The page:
Making a REST Call to a Custom WCF Service from SharePoint 2013 Provider Hosted Application

Sathish Nadarajan
Solution Architect
June 19, 2013
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This article explains you how to make a REST call to a custom WCF service from a SharePoint 2013 Provider Hosted Application. In the previous Article, we saw how to create the WCF Service and test them from the browser. Now, let us have a look, how to invoke the service from our Provider Hosted Application and get some useful information from the Service.

To recall, our service has been created and by calling the url,


From the browser, we should be able to get the output as,

 <?xml version="1.0"?>
 <SampleServiceCallResponse xmlns="">

In the browser.

With this, let go to our Provider Hosted Application. Hope we had seen, enough information regarding the provider hosted application in our previous articles.

 //Button Click Event
 protected void btnSample_OnClick(object sender, EventArgs e)
     string SPHostUrl = Request.QueryString["SPHostUrl"];
     string strAccessToken;
         Uri hostWeb = new Uri(SPHostUrl);
 //Trying to get the Accesstoken from the CustomTokenHelper Class.  The //CustomTokenHelperClass is attached with this Article.
         strAccessToken = TokenHelper.GetS2SClientContextWithClaimsIdentity(hostWeb,
             TokenHelper.IdentityClaimType.SMTP, TokenHelper.ClaimProviderType.SAML, true);
         //For Ace Scenario, we will be using the IdentityClaimType.UPN.  We are using SMTP for TEst Purpose
     catch (Exception ex)
 public void SampleServiceCall (string AccessToken)
     string strUri = “https://MyServer/Sites/SiteCollection/_layouts/15/SharePoint.WCFService.Sample/Services/SampleService.svc/SampleServiceCall(test)“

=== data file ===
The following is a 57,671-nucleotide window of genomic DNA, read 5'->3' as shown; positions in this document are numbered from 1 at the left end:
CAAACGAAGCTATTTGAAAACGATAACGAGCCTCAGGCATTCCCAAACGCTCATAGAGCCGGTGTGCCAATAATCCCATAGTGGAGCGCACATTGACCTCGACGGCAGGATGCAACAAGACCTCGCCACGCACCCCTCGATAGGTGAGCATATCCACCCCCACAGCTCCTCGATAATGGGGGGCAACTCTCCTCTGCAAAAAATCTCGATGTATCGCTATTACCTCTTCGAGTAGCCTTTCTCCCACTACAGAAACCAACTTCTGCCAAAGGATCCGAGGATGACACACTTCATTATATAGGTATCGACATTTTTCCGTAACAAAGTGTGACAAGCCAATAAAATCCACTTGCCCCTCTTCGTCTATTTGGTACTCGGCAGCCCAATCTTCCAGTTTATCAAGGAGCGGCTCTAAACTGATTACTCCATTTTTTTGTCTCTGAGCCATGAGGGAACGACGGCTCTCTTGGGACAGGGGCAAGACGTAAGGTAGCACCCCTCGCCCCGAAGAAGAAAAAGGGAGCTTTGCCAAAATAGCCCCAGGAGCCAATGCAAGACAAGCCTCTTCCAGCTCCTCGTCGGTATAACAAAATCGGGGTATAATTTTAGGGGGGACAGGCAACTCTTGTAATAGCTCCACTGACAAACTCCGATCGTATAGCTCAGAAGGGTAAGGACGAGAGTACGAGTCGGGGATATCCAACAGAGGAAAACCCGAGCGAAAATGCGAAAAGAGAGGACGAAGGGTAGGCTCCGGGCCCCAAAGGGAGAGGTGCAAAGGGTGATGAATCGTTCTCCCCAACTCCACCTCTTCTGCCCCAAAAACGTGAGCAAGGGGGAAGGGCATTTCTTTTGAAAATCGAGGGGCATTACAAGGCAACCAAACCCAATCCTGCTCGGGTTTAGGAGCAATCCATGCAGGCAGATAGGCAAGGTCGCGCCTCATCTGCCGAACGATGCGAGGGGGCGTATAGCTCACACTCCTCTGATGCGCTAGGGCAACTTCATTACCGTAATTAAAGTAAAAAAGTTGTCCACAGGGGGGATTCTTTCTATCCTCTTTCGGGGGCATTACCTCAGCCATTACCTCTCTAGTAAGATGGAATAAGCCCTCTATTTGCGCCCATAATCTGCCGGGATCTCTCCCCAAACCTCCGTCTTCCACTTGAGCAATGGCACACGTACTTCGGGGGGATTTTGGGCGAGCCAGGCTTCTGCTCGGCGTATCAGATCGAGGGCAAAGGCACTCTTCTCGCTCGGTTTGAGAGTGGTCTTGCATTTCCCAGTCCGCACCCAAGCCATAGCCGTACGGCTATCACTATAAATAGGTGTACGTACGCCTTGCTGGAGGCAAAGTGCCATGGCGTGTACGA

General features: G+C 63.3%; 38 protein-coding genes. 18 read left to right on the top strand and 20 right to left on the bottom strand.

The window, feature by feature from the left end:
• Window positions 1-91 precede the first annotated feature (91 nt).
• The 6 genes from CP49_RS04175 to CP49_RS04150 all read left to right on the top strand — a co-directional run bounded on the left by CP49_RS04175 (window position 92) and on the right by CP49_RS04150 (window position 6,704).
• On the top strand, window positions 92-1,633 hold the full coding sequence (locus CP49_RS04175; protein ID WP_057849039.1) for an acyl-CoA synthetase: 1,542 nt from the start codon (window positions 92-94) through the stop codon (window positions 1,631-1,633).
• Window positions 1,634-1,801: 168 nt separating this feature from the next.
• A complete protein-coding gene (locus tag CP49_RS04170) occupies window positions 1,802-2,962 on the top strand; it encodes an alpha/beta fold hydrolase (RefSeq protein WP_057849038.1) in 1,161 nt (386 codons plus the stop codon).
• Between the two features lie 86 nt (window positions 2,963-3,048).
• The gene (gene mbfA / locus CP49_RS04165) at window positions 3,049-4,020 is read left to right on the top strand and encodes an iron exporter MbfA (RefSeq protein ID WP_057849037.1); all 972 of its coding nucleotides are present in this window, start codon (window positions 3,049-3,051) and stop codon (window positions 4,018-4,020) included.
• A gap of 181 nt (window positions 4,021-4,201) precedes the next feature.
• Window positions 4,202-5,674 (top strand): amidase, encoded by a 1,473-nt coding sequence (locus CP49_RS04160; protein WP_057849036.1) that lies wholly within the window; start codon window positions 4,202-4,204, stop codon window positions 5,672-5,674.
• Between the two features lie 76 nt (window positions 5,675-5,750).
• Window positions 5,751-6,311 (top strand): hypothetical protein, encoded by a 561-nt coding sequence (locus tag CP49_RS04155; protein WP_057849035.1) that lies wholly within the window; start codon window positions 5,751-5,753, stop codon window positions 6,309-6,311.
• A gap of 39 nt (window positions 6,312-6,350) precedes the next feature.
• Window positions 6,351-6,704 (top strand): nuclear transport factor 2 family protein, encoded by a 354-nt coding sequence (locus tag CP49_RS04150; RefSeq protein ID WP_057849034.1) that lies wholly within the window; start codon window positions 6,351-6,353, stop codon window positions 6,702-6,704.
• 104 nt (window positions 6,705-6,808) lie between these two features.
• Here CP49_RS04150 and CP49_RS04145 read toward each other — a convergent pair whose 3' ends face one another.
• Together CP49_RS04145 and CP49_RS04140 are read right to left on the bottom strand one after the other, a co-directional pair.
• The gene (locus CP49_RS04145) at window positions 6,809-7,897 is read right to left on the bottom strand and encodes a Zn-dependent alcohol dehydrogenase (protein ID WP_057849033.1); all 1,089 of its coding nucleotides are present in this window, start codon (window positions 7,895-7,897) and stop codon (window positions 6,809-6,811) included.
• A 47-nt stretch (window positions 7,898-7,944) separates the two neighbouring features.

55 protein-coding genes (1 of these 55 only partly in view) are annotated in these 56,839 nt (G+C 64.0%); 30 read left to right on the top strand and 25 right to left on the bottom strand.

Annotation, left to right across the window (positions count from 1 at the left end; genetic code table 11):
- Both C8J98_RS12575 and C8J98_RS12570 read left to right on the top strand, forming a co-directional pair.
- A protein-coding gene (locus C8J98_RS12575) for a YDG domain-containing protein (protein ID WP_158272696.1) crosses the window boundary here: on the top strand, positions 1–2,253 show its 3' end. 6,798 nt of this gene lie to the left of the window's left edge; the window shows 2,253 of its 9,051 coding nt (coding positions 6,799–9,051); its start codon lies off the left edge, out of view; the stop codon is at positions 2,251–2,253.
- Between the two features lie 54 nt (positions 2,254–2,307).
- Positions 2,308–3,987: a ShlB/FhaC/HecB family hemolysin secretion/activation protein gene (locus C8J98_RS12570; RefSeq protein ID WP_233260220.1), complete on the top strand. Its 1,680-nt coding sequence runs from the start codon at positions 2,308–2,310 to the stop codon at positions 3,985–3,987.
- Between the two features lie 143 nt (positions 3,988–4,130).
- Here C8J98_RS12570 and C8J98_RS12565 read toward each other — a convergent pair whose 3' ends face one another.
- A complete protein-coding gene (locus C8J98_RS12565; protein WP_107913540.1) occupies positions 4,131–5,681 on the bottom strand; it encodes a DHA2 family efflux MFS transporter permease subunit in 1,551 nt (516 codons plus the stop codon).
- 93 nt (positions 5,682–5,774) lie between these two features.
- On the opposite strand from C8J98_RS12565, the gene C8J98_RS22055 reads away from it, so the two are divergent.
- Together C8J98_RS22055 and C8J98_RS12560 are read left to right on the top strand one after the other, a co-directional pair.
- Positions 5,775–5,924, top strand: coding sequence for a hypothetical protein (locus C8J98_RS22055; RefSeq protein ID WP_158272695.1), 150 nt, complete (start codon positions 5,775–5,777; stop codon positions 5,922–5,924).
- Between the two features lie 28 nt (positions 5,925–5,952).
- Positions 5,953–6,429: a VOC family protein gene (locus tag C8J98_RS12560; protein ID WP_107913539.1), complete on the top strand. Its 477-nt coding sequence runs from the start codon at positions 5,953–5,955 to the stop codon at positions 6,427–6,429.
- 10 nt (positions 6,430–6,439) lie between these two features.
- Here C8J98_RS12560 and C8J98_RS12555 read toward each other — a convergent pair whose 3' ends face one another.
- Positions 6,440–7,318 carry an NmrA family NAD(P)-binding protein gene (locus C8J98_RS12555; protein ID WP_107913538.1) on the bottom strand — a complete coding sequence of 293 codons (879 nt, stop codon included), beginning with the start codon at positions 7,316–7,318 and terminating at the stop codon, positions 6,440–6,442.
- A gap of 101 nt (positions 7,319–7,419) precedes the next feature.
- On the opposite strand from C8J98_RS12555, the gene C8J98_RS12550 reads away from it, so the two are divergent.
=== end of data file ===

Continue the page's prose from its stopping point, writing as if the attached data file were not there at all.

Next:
Uri uri = new Uri(strUri);
     HttpWebRequest request = (HttpWebRequest)WebRequest.Create(uri);
     request.Credentials = CredentialCache.DefaultCredentials;
     request.Accept = "application/atom+xml";
     request.Headers.Add("Authorization", "Bearer " + AccessToken);
     HttpWebResponse response = (HttpWebResponse)request.GetResponse();
     StreamReader reader = new StreamReader(response.GetResponseStream());
     XDocument doc = XDocument.Load(reader);

From the Provider Hosted Application, say for example, we are going to call REST service on a button click.

To get the AccessToken, we are using the CustomTokenHelper class which was downloaded from Steve Peschka’s Article. The method GetS2SClientContextWithClaimsIdentity will return the ClientContext by Default. But we need to overload the method to return the AccessToken. The overloaded method can be something like,

 public static string GetS2SClientContextWithClaimsIdentity(
             Uri targetApplicationUri,
             System.Security.Principal.IPrincipal UserPrincipal,
             IdentityClaimType UserIdentityClaimType,
             ClaimProviderType IdentityClaimProviderType, bool AccessToken)
     //get the identity claim info first
     TokenHelper.ClaimsUserIdClaim id = RetrieveIdentityForSamlClaimsUser(UserPrincipal, UserIdentityClaimType);
     string realm = string.IsNullOrEmpty(Realm) ? GetRealmFromTargetUrl(targetApplicationUri) : Realm;
     JsonWebTokenClaim[] claims = UserPrincipal != null ? GetClaimsWithClaimsIdentity(UserPrincipal, UserIdentityClaimType, id, IdentityClaimProviderType) : null;
     string accessToken = GetS2SClaimsAccessTokenWithClaims(targetApplicationUri.Authority, realm, claims, id.ClaimsIdClaimType, id.ClaimsIdClaimValue);
     return accessToken;

The CustomClaimsToken helper class is attached with this article. Hope all of you remember how to use the tokenhelper class from the previous articles.

Download SourceCode

Author Info

Sathish Nadarajan
Solution Architect
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Sathish is a Microsoft MVP for SharePoint (Office Servers and Services) having 13+ years of experience in Microsoft Technologies. He holds a Masters Degree in Computer Aided Design and Business more

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